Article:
Two Crows Save The Day

Two American crows look intently at… (photo from Wikimedia Commons)

14 July 2020

Crows remember the faces of people who pay attention to them and are kind to those they know(*) so it’s not too surprising that …

Last Sunday two crows saved a toddler in Vancouver, BC from running into traffic.

The toddler’s mother, Arley Cruthers of Vancouver, BC writes:

I usually am in peak helicopter mom mode but today she went from “trying to turn on a water fountain while I sat on a bench” to “running towards traffic” in 1 second flat.

I am not fast so I was chasing after her as she ran towards the road. Suddenly two crows swooped down to the fence and started yelling at her. She stopped, went over to the fence and talked to them. The crows kept up yelling at her and she just stood there, chatting with them.

I caught up, and stood between her and the road, and watched their interaction. After a few minutes, the crows gave me a sharp caw and flew away. Everyone in the playground was like “those crows came over to save your kid.” I made sure to thank them!

— tweets by Arley Cruthers (McNeney)

Crows save the day!

Click here for the complete thread.

p.s. The Twitter thread includes this heartwarming story by June Hunter of how crows helped rescue a lost dog: A Christmas Miracle — with Crows!

(*) p.p.s. Crows also remember the faces those who are mean to them; they shout and harass them.

(photo from Wikimedia Commons; click on the caption to see the original; embedded tweet from Arley McNeney Cruthers)

Winter Crows Will Soon Be Gone

Crows burst off a building as they prepare to roost in Oakland, 4 Nov 2016 (photo by Kate St.John)
Crows burst off a building as they prepare to roost in Oakland, 4 Nov 2016 (photo by Kate St.John)

There’s one thing we can count on with the coming of spring. Pittsburgh’s winter crows will soon be gone.

Every year thousands of crows come to town in November, build to a crescendo by the end of the year and disperse in late February through March.

Residents near the corner of Bellefield and Bayard Avenues in Oakland can hardly wait. This winter a nightly flock of 3,000 to 4,000 crows plagued their area, roosting in trees near the Western Pennsylvania School for Blind Children. The scene in North Oakland looked a lot like this 2013 video from Minneapolis.

The video’s author, Chuck Smith, points out that the crows usually don’t spend the night in his neighborhood but when they do they leave their calling cards behind.

I like watching crows but I don’t have to live with them.

(video by Chuck Smith on YouTube)

A Corvid Sweep

Ravens in flight (photo by John Johnston via Flickr Creative Commons license)
Sweep(noun): In sports, a sweep is a series in which a person or team wins all games.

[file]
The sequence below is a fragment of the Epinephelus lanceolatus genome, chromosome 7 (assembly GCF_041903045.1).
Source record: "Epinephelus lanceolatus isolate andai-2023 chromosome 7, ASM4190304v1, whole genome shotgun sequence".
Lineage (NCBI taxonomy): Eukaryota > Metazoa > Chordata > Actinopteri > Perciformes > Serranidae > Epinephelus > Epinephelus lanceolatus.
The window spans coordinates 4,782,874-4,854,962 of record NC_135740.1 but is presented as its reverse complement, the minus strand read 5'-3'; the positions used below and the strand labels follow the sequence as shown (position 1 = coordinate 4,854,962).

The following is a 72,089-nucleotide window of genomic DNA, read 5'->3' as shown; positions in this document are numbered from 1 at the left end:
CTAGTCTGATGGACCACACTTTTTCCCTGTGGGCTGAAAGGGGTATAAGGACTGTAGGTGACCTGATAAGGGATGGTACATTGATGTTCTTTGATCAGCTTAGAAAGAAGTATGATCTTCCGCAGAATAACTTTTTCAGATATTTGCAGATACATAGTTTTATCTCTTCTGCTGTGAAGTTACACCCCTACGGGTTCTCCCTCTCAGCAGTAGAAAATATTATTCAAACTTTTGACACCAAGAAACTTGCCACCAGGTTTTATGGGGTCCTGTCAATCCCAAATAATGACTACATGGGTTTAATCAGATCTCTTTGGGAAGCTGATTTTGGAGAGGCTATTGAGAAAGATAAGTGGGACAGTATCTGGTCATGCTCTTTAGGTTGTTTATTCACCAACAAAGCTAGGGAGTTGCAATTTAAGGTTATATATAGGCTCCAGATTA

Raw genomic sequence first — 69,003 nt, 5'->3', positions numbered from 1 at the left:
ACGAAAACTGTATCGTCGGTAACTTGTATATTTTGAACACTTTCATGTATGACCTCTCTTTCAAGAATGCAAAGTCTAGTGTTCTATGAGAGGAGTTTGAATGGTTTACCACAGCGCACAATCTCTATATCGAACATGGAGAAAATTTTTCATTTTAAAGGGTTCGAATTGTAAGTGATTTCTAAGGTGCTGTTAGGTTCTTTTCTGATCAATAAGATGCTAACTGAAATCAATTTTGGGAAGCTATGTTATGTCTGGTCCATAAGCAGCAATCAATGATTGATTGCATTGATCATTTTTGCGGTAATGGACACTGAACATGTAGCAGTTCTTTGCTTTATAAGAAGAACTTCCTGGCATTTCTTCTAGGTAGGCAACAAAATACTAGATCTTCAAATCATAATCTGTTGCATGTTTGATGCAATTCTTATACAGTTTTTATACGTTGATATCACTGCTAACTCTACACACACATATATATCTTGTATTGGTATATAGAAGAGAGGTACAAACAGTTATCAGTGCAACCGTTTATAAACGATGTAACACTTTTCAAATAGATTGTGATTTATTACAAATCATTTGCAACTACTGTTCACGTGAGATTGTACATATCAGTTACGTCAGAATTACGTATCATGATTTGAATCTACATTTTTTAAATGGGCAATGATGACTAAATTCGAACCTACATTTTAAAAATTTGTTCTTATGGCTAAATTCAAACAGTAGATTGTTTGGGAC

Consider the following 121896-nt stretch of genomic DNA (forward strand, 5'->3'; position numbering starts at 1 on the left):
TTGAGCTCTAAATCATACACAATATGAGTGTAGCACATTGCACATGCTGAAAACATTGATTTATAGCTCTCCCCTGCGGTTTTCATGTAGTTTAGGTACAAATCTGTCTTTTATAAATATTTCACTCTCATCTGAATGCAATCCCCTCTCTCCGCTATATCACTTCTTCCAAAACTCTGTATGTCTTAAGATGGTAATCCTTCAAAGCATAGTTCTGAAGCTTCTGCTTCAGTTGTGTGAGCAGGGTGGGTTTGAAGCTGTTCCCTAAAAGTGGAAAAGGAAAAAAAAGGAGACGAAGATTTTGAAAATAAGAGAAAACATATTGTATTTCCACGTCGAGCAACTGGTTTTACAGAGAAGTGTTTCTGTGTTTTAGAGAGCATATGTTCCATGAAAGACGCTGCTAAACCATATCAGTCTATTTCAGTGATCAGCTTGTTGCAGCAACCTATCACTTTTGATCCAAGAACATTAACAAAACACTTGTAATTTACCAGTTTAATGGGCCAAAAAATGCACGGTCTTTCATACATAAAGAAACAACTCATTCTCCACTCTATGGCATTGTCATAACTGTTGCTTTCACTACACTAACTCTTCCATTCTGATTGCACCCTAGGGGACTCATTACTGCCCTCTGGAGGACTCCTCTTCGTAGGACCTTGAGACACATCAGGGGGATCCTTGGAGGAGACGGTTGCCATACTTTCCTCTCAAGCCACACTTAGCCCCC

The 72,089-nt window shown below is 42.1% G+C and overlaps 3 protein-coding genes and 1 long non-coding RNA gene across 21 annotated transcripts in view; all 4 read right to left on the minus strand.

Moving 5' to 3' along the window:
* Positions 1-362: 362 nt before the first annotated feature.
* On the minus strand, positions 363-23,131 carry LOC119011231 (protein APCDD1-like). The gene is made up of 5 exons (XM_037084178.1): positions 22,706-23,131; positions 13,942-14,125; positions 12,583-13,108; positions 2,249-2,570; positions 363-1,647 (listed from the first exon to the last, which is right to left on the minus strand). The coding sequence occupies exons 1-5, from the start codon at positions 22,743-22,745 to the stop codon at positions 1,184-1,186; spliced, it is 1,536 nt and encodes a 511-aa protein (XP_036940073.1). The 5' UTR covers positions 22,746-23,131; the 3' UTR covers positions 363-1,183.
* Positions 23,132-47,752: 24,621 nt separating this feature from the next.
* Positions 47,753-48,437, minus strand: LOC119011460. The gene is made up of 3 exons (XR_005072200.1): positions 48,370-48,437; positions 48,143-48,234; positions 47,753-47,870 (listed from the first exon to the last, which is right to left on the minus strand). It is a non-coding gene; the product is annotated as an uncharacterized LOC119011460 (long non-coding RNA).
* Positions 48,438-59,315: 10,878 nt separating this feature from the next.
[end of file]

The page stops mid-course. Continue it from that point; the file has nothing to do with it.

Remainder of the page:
During the Pittsburgh Christmas Bird Count (CBC) last Saturday I saw every member of the crow family that occurs in Pennsylvania. I had a Corvid Sweep in my own city neighborhood!

Twenty corvid species can be seen in the US. but Pennsylvania hosts only four: blue jay, American crow, fish crow, and common raven. Blue jays and American crows are common, but until this century ravens and fish crows were quite rare in Pittsburgh. This year’s CBC tallied 7 ravens and 10 fish crows in the 15-mile circle, swamped by the presence of 10,000 American crows. (*)

The ravens (Corvus corax) were a real surprise. A group of four circled up and played in the sky over Hazelwood Greenway. I heard them call as they landed on the tallest thing for miles around — the radio tower next to Calvary Cemetery. Woo hoo!

Fish crows (Corvus ossifragus) are probably under counted in Pittsburgh because they’re hard to identify. They look just like American crows though slightly smaller. The only reliable way to identify a fish crow is by its nasal voice. If he doesn’t speak we don’t know who he is.

For sheer spectacle, though, nothing beats the winter crow flock coming in to roost. Claire Staples and I counted 10,000 from the roof of a parking garage near Trees Hall and we know we under counted, perhaps by half. This year the flock didn’t pre-roost west of us and, because buildings block the view, we never saw the crows that stream in from the Allegheny Valley and Shadyside.

But we did stop by the area of Bellefield, Bayard and Bigelow where 3,000 to 4,000 crows spend the night. This year they’ve abandoned Pitt’s campus, only two blocks away, and I think I know why. On December 18 at 5:00pm I was counting crows flying from Schenley Park toward Pitt when I saw the new resident female peregrine, Morela, escort them away from campus. Aha!